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I would like to use factory classes and methods to generate GUI components, but I don't know how and in which class the various listeners should be declared and added to the components.

If I have a simple factory class such as that listed below should I add an ActionListener to the button before it is returned to the calling class. If the answer is "Yes" then how do I add the listener?

class GUIFactory
    public static JButton getJButton()
        JButton aButton = new JButton();
        return aButton; 

Suppose I wanted to use the getJButton() method to add 5 buttons to the GUI, how would I code the ActionListener so that it would know which button was clicked?

Or should the listeners be added in the calling class?

JFrame gui = new JFrame();

I've tried the following

gui.add(GUIFactory.getJButton().addActionListener(new guiButtonListener()));

and got an error:

"void" type not allowed here.

share|improve this question
What is your intent in using a Factory? But if you want to use the factory you should consider to return the more common classes like AbstractButton from the method to be more flexible if your really changing the component being returned. – Johannes Wachter Aug 22 '10 at 23:36
Also if you want to create your components leveraging method chaining, you might want to consider the Builder Pattern. – Johannes Wachter Aug 22 '10 at 23:37
Hello Johannes. My intent is\was to create a modularised JFrame based GUI for my application. In the past my GUI's were allmost always constructed in one class and I wanted to get away from that to a more re-usable way of doing things. To be honest with you I have no experience whatsoever of implementing patterns, factories, etc - in fact the first I knew of them was here on SO when I was browsing java related questions. The code samples I posted were my first attempt based on other people's samples posted here here on SO. Thanks for the Builder Pattern suggestion. – The Thing Aug 24 '10 at 19:22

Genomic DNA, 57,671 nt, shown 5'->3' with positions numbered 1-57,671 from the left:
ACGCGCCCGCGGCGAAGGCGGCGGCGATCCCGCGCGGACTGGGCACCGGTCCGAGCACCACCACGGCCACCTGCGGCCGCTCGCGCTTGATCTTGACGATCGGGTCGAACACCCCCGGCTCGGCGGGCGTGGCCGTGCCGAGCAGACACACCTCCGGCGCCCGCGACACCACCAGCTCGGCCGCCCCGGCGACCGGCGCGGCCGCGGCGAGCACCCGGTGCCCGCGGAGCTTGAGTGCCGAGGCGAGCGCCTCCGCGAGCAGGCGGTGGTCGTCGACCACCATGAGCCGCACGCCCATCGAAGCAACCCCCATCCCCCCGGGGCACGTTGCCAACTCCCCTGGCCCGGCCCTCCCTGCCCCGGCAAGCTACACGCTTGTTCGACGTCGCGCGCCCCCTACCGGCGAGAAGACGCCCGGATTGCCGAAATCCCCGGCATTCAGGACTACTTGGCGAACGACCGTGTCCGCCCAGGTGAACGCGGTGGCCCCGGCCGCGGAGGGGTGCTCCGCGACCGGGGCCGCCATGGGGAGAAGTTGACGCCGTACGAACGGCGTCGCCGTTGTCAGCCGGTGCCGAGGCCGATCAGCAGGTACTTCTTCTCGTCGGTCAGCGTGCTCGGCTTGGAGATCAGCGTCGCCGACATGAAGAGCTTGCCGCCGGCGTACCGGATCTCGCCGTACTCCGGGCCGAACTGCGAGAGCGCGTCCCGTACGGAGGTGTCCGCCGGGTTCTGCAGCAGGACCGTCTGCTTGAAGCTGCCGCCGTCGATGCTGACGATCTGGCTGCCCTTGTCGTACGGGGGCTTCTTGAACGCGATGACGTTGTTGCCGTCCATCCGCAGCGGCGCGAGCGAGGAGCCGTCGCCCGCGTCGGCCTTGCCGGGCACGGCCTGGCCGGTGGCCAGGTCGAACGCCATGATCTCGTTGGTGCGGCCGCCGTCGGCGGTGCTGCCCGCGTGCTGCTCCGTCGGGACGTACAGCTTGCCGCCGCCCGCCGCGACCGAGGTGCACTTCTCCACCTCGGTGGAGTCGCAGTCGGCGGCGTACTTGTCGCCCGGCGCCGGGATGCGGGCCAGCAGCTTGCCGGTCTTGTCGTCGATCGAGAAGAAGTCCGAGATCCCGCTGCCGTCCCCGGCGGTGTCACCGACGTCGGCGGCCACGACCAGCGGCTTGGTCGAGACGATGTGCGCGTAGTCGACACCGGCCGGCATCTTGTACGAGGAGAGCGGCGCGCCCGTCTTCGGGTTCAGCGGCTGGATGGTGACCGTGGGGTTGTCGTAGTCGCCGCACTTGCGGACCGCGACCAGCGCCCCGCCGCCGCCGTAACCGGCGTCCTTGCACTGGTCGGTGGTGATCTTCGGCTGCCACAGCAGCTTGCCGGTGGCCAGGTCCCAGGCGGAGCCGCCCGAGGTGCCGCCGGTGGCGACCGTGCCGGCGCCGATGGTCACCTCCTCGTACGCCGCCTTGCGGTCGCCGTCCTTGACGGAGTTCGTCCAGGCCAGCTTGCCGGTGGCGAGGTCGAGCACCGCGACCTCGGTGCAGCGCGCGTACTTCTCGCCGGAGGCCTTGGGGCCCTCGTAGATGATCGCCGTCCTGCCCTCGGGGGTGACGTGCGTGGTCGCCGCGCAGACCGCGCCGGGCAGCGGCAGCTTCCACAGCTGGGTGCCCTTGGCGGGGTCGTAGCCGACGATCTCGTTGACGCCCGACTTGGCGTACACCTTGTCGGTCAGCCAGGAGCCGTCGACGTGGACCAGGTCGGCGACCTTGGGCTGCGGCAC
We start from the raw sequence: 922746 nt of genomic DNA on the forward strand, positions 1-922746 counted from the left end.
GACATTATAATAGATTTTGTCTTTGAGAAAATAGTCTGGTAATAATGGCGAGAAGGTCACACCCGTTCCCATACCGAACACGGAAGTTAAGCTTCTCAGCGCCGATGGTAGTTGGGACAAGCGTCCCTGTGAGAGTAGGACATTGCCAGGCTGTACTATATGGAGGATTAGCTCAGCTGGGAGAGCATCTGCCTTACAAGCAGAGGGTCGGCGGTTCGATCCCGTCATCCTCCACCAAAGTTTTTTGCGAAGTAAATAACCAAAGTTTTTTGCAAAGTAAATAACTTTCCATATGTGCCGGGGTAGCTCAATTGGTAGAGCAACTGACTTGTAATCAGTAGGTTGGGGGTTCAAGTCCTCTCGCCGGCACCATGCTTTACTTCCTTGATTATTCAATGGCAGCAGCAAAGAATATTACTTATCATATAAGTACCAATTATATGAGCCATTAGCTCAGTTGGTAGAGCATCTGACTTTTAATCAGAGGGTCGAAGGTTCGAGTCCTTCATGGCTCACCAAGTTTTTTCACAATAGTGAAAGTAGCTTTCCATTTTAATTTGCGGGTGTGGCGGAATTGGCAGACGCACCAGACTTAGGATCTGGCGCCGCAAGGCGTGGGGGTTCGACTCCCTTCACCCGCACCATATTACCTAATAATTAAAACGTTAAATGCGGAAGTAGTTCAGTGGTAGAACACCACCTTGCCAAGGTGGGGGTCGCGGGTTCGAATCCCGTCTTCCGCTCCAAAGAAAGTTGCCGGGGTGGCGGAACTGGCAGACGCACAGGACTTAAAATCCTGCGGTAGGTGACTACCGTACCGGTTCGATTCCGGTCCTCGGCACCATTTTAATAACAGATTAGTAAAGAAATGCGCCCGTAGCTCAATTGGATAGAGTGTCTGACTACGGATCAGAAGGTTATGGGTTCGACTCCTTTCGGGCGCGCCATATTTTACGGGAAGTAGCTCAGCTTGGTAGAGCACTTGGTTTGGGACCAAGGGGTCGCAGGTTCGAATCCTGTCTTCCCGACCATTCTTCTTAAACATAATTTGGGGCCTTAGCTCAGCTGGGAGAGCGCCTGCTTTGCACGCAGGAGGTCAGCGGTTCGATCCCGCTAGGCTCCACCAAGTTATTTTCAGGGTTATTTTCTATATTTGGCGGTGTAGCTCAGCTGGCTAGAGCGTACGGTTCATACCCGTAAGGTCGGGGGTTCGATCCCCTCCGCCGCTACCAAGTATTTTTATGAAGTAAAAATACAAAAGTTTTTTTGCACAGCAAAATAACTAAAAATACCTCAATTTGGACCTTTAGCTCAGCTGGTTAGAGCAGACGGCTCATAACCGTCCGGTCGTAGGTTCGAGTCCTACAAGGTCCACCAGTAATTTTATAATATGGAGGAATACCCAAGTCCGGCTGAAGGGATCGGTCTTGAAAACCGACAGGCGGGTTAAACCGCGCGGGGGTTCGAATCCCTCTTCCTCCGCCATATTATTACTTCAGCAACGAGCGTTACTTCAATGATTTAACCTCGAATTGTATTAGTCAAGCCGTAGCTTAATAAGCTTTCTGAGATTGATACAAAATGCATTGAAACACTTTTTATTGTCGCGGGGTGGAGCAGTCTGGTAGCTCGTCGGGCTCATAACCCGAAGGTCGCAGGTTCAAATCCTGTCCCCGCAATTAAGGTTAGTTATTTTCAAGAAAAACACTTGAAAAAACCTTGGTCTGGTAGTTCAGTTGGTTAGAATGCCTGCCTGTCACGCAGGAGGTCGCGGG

1 Answer 1

up vote 5 down vote accepted

It's because addActionListener returns void. Try:

JButton button = GUIFactory.getJButton();
button.addActionListener(new guiButtonListener())

Be aware that Swing GUI programming is quite idiomatic. Some may prefer using Beans Binding (or other binding solution) to connect views and models with each other. One would argue that using an Event Bus yield the best, lowly coupled, highly reusable GUI components. Have a look also at the Swing Application Framework (now deprecated, but the BSAF for is in very good condition) and GUTS framework.

You'll see there are many attempts to address GUI programming and design issues. The topic is very broad, and solutions vary greatly.

Oh, and the big two Swing Rich Content Platforms (NetBeans RCP, Eclipse RCP) have very specific APIs to deal with GUIs. As an example, NetBeans RCP uses Lookup, Nodes and Windows APIs to shield developer from Swing issues. The Eclipse team ditched Swing and wrote their own SWT GUI toolkit. You might want to look at tutorials if You'd wanted some great design references.

share|improve this answer
Eclipse RCP is not based upon Swing! – Johannes Wachter Aug 22 '10 at 23:34
Hi there, Rekin. Thanks for the answer - I could've kicked myself when I saw your code sample :-) I have no experience of using factories so was just trying my hand based on other code samples I'd read here on SO Thanks. – The Thing Aug 24 '10 at 19:01

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